2024 NFL Draft: Why North Carolina’s Drake Maye is clearly No. 2 QB in class over LSU’s Jayden Daniels


Under 10 days to go until the NFL kicks off the 2024 NFL Draft in Detroit, and one thing is just about certain: USC quarterback Caleb Williams, the 2022 Heisman Trophy winner who is the only college quarterback during the 21st Century to throw for 30 or more touchdowns and run for 10 or more touchdowns while throwing five or fewer interceptions in multiple seasons, will be the first overall pick by the Chicago Bears. 

Caesars Sportsbook’s odds for Williams being the upcoming draft’s are -10,0000, implying a 99.9% chance he will be the first to shake commissioner Roger Goodell’s hand on April 25. Following Williams going to Chicago, the draft gets interesting with the quarterback-needy Washington Commanders possessing the second overall pick and the quarterback-starved New England Patriots in control of the third overall pick.

LSU’s Jayden Daniels, the 2023 Heisman Trophy winner who set college football’s passing efficiency rating record for a single season (208.0), is favored to go to the Commanders with -275 odds while North Carolina’s Drake Maye, college football’s only player with over 7,000 passing yards (7,929) and over 1,000 rushing yards (1,247) overt the last seasons, has the second-highest odds to be the second player off the board at +200. If you’re an NFL fan who doesn’t watch much or any college football, you may think “well those odds sound about right.”

However, Daniels having a 73.3% chance to go second overall to the Commanders, per Caesars Sportsbook, doesn’t quite add up when taking a closer look at both his and Maye’s resumes. Here is the case for why Maye should be the second quarterback drafted in the 2024 NFL Draft. 

Biographical/collegiate background context

Daniels played five seasons of college football from 2019-2023, the first three at Arizona State and the final two with LSU, so he will will 24 during his rookie season in December. Maye suited up for three seasons at North Carolina and will turn 22 in late August just before the start of the 2024 season.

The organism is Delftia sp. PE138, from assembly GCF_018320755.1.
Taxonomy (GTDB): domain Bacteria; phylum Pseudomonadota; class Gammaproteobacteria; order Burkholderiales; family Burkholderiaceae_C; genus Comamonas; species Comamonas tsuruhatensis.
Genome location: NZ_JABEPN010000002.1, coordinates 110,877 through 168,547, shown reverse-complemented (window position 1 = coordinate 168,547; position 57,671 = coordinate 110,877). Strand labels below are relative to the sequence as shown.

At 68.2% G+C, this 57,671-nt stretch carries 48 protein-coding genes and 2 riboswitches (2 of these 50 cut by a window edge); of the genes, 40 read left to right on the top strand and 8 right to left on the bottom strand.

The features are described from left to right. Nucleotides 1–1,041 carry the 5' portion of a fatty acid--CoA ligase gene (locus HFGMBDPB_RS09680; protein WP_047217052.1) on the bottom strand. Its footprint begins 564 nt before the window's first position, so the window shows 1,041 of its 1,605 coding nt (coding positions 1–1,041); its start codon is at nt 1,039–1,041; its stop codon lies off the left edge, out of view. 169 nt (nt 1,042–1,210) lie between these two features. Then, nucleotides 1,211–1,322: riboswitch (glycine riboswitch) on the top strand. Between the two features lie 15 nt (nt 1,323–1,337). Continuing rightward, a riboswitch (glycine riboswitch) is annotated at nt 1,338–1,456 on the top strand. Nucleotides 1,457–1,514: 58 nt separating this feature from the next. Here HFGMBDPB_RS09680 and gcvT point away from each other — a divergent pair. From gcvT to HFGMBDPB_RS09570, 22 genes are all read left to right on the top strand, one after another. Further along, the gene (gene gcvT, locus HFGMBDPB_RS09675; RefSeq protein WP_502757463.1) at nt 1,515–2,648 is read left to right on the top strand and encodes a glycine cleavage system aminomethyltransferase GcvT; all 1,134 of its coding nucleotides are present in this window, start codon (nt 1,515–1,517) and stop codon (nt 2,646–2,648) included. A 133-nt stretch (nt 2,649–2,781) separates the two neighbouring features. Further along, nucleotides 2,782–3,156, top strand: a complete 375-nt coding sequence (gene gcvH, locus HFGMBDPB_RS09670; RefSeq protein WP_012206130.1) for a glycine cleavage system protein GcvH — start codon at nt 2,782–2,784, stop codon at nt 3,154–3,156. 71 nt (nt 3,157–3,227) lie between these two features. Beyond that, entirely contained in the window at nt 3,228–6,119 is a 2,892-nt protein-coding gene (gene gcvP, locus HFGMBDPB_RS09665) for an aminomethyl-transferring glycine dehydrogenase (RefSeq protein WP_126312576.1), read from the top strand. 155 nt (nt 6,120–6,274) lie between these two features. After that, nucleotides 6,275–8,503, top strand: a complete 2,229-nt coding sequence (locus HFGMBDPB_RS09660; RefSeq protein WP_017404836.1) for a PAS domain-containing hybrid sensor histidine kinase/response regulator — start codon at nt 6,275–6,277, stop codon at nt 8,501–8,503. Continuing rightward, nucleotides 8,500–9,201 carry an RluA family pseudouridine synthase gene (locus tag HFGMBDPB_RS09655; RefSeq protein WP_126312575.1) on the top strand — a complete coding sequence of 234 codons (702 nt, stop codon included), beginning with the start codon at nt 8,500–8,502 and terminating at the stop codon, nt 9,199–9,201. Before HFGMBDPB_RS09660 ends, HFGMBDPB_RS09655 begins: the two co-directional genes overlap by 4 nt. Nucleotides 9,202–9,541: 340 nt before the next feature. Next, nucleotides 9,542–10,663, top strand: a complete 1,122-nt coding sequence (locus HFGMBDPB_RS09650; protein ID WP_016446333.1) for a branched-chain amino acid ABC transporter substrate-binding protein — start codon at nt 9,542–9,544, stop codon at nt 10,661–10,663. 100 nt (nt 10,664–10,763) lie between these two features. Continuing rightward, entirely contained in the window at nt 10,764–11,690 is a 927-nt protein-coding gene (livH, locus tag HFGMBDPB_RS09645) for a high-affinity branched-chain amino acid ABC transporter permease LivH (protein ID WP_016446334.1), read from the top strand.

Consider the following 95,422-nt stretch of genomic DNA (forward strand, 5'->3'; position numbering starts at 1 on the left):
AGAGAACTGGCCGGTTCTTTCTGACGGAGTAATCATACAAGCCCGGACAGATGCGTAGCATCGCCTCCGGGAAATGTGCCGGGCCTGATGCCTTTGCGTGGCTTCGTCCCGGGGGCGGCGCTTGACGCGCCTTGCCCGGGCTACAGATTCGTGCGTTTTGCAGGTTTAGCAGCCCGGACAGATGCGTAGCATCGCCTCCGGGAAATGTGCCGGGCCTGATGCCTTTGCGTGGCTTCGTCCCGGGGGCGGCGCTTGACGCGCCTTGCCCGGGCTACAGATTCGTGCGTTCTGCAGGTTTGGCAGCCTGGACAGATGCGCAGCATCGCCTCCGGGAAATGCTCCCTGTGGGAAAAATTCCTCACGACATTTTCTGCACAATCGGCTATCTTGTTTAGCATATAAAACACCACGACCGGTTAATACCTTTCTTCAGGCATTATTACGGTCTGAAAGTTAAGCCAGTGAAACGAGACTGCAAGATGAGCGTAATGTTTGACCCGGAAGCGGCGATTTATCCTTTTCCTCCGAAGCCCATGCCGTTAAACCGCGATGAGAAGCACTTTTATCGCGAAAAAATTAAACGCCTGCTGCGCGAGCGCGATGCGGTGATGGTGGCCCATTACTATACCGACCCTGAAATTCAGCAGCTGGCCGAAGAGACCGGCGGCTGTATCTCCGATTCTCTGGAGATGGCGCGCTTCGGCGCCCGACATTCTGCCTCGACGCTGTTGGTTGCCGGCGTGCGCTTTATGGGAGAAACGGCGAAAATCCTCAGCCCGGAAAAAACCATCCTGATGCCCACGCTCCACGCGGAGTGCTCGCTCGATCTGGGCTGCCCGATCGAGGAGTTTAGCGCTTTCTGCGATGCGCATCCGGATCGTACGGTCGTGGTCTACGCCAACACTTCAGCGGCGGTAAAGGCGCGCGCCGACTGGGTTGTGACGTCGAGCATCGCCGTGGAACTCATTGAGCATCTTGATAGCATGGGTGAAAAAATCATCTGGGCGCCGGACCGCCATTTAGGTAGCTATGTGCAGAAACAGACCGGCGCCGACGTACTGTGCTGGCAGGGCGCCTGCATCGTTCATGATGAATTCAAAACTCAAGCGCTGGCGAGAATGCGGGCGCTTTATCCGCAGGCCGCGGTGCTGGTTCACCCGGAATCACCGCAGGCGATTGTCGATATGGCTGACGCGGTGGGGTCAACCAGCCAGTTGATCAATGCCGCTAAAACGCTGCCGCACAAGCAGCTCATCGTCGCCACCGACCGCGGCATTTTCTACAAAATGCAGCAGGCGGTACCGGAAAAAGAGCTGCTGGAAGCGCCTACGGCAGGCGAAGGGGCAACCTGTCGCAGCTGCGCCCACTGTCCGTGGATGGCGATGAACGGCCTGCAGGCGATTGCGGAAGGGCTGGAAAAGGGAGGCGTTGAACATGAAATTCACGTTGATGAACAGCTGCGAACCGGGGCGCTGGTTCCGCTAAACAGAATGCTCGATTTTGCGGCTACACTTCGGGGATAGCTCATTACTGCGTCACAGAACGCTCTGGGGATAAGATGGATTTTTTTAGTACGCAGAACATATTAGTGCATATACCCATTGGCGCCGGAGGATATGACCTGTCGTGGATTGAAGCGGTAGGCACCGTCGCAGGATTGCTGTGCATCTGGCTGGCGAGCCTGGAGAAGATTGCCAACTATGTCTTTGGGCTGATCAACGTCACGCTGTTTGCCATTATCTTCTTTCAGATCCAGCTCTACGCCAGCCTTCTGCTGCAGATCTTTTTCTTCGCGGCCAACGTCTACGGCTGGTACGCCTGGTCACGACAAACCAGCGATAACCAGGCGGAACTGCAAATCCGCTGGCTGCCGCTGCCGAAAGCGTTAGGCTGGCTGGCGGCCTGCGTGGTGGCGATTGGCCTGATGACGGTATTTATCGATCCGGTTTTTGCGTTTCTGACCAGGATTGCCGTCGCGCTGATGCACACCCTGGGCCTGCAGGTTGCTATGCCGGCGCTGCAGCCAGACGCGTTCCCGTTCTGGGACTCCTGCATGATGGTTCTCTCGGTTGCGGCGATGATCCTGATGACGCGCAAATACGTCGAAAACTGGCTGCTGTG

The Heisman Trophy winner put up massive numbers during his two seasons as did Maye, but recognizing the offensive ecosystems in which the two passers did so is critical to this evaluation. 

Jayden Daniels and Drake Maye Since 2022

Comp Pct

70.2%

64.9%

Pass Yards

6,725

7,929

Pass Yards/Att

9.4

8.4

Pass TD-INT

57-7

62-16

Passer Efficiency Rating

173.6

153.9

Carries

321

296

Rush Yards

2,019

1,147

Rush TD

21

26

Daniels broke records at LSU like the single-season passer efficiency mark and led the country in total yards (412.2) and total touchdowns per game (4.2) in 2023 throwing to two receivers who will almost certainly be selected in the first round of the 2024 NFL Draft: Malik Nabers and Brian Thomas Jr. 

Maye threw to two receivers in his time at North Carolina, Josh Downs of the Indianapolis Colts — a third round pick in the 2023 NFL Draft — and Tez Walker — who might be a third round pick in 2024 –, who are worth at least a Day 2 NFL Draft choice. Maye only spent eight games with Walker in 2023 as NCAA litigation caused him to miss the first four games of 2023. The degree of difficulty Maye faced on Saturdays the last two years was much higher than Daniels, who could throw it deep to two of the better receivers in college football the last couple seasons. Maye was forced to carry the load on the ground for the Tar Heels in 2022, leading the team with 698 rushing yards on 184 carries. 

Their offensive line support also varied dramatically since 2022. LSU’s offensive line allowed a quarterback pressure on 25.8% of dropbacks across the last two seasons, the 12th-lowest rate in the nation. On the flip side, North Carolina’s offensive front surrendered pressure on 34.1% of dropbacks in the same span, which ranked 92nd out of 133 FBS teams.